Resilient Vancouver game creator builds virtual company culture

Phoenix Labs uses games, exercise to maintain creativity, collaboration during pandemic

Many businesses have adopted open-concept offices to cultivate a sense of culture and co-operation.

This is especially the case in the video game industry, where studios often come complete with motorized scooters, foosball tables, gaming rooms, bars and retro arcades. But how do you maintain that sense of camaraderie and community when staff are isolated from their peers and colleagues?

At a glance, Vancouver-based video game studio Phoenix Labs appears to have mastered the transition of its open-concept environment to an at-home workforce.

Behind the scenes there’s a lot of work that goes into making it a success. 

“Healthy cultures aren’t something that just happen,” said Jeanne-Marie Owens, vice-president of operations and “nerdherder” at Phoenix Labs. “If you want your culture to be healthy you have to pay attention to it, you have to care for it, you have to guide good behaviours and curb out bad behaviours.

“I think of it all like a bonsai tree. Sometimes one branch needs to be trimmed back a bit and another branch needs to be guided in another direction.” 

Owens said the company has created a virtual open-concept environment across its entire operation of 115 employees. 

To help make this happen, Phoenix Labs has created several online communities within its organization, ensuring numerous contact points throughout the day. These aren’t just group chats about daily tasks; they are whole online threads dedicated to conversations that could include tips on handling parenthood during isolation to sharing pictures of food or family pets. 

Colleagues are even managing to exercise together, said the company’s director of marketing, Nick Clifford. 

When everyone was working at the Vancouver office, the staff had a 3 p.m. exercise period when they would get away from their desks to stay active. Rather than lose that part of its daily ritual and company culture, Phoenix Labs brought it to the employees’ home offices.

The company’s community extends outside of work hours to include online gaming nights. At 5:30 p.m., a group of Phoenix Labs’ team members would typically play games like Mortal Kombat; now that employee team plays it online. 

They also use games as a virtual watering hole where they can gather and chat. They also use Nintendo’s (TYO:7974) newly released Animal Crossing to gather and virtually hang out. 

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But it’s not all about having fun. As Owens explained, the nuts-and-bolts details of day-to-day business need to be maintained.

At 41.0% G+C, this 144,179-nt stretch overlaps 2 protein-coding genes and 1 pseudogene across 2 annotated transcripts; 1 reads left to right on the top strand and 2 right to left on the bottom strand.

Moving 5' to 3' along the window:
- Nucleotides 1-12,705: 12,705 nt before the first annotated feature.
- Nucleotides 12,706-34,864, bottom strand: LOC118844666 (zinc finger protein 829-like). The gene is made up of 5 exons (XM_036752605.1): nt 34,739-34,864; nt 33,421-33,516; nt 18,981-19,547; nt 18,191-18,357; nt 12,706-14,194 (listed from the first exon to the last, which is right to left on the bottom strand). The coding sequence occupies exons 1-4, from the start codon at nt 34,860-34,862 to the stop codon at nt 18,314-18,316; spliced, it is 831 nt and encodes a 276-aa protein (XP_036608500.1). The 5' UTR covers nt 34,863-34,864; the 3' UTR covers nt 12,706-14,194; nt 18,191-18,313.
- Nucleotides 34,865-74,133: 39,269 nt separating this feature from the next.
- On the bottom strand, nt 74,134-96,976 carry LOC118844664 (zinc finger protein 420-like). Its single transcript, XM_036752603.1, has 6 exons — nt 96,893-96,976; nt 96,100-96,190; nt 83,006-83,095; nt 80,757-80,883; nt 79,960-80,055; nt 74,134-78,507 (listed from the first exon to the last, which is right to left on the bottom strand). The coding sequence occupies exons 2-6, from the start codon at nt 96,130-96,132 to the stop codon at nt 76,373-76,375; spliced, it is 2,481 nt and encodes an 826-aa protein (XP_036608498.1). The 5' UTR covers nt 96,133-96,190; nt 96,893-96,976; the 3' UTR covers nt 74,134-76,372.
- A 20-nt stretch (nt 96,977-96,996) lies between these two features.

Employees therefore collaborated on a how-to guide for working from home: a list of best practices, including simple things like making sure to take a lunch break and end the workday. 

The guidelines say meetings should be conducted as online video chats with no deactivated microphones or cameras. Phoenix Labs went so far as to ensure that everyone had a working webcam. Owens said video conferences not only help maintain the company’s culture but also foster communication and collaboration. More importantly, Owens said, video calls prevent people from becoming faceless names hidden behind walls of texts.

However, despite all the work the company has invested in facilitating work from home, it is unclear whether Phoenix Labs will maintain a large at-home workforce once it is through the COVID-19 woods. 

“In my experience working in games, I’ve seen really great power in teams physically being together and in the energy they produce, in the way they bounce ideas off each other  and the creativity that comes out of that,” Owens said.

Phoenix Labs’ Clifford is also unsure about having a significant number of his colleagues follow in his footsteps.

He said that once he decided to make the switch, it took roughly eight months to finalize the details of his new role and to get settled and comfortable with working from home.

“As much as we’re doing a really good job of feedback, documentation and communication right now, there’s still no substitute for spinning your chair around and immediately talking to someone and being like, ‘Am I crazy or should we do this,’” he said. “You just miss out on a lot of that synergy and conversation, and to be candid that’s something I miss being a remote person regularly.”•